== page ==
Immigration NZ confirmed on Tuesday that since July 2022 and April 2023, 623 people were contacted by Immigration who were deemed to be overstaying and either “voluntarily departed” or were deported. Of those contacts, 3% (about 18 or 19, and not including last week’s visit) were conducted “outside of hours” – after 9pm or before 7am. Alison McDonald, head of Immigration NZ, told the Spinoff in a statement that “Immigration New Zealand does not carry out raids” but rather undertakes “compliance visits” to addresses of overstayers.

“These visits involve immigration officers attending properties, engaging respectfully with the occupants and only where appropriate detaining people who are in the country unlawfully. If no-one is present the officers leave and return at a later date,” said McDonald. 

In this most recent case, the man’s lawyer, Soane Foliaki, told Tagata Pasifika that the family were still asleep when the officers banged on the door and the children downstairs were “terrified”.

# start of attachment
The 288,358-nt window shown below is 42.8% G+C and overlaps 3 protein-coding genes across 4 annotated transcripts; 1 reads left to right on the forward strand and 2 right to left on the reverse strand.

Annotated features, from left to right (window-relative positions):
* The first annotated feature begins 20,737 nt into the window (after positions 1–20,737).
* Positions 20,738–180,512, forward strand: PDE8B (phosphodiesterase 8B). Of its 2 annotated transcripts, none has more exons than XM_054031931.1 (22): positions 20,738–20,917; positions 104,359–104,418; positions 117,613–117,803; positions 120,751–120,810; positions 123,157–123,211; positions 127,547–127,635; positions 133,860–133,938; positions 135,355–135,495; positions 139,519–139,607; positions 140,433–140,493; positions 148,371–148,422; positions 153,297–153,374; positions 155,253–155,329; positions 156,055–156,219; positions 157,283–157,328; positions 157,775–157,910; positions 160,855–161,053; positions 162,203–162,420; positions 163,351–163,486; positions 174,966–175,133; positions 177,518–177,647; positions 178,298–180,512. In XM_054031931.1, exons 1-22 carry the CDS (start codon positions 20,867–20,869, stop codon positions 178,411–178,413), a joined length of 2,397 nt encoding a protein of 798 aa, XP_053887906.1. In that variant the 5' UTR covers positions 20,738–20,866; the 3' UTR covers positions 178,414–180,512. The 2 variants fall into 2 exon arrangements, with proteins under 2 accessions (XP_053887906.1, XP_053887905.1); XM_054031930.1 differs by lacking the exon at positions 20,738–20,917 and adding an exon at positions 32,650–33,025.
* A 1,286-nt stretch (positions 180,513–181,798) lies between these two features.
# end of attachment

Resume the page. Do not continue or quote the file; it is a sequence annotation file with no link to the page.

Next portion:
The government steps in

The prime minister commented on Tuesday morning that early morning “visits” were concerning to him and “aren’t the sorts of tactics that I would expect us to be using in New Zealand”. An unsurprising stance given the recent very public attempts from the government to extract itself from the shadow of the 1970s dawn raids.

Immigration minister Michael Wood sent a “please explain” letter to Immigration, leading to “a change in our process”, said McDonald. From now on it is required that “any visits outside of standard hours are authorised by me personally”.

Unnecessary overstayers